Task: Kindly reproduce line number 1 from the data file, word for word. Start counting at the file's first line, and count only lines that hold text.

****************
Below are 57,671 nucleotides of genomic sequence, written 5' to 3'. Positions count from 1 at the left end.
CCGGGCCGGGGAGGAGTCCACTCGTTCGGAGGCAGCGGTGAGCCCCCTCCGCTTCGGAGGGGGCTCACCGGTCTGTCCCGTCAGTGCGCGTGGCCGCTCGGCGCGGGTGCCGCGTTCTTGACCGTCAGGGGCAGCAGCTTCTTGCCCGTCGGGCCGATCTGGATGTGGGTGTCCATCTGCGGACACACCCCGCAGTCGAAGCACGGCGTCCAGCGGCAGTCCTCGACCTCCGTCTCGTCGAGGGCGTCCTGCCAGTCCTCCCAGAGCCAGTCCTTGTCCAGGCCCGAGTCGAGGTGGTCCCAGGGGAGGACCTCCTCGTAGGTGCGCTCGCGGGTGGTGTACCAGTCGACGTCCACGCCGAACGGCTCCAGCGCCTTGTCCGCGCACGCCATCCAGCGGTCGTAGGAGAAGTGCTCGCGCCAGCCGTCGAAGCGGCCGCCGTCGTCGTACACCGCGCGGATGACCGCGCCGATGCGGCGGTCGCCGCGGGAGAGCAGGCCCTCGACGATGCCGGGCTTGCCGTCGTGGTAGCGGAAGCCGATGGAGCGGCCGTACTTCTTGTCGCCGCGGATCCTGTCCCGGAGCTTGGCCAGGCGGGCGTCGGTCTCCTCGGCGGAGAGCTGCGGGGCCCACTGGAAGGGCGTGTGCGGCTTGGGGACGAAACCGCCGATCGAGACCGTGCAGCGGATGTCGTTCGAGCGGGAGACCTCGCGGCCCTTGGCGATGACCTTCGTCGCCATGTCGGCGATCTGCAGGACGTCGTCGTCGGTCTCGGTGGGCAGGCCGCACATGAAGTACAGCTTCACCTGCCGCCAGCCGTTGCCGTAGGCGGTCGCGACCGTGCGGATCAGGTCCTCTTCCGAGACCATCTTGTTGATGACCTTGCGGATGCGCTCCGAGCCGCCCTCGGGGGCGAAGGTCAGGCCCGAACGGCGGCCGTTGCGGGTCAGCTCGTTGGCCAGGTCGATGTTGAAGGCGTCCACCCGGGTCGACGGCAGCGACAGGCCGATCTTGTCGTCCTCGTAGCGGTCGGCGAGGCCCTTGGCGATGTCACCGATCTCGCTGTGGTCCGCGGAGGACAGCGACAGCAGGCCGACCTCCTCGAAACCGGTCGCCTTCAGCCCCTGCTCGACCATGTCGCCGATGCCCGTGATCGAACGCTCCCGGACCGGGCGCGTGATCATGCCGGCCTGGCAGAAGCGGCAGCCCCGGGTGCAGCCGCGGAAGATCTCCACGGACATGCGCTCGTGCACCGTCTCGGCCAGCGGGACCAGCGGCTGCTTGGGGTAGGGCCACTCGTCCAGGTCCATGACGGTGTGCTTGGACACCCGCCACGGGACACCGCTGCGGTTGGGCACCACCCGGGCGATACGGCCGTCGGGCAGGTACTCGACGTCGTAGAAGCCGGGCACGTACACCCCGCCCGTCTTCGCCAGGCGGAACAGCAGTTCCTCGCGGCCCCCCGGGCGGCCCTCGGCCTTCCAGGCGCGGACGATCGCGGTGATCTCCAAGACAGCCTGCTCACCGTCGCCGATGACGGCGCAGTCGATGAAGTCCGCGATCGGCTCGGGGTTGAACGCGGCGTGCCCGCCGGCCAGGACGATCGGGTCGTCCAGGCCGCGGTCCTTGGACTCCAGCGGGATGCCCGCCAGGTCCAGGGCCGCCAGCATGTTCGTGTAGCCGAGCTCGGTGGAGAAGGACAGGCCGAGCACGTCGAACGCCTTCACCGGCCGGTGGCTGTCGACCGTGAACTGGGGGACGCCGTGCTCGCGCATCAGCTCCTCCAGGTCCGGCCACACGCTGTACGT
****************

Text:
Below are 57,671 nucleotides of genomic sequence, written 5' to 3'. Positions count from 1 at the left end.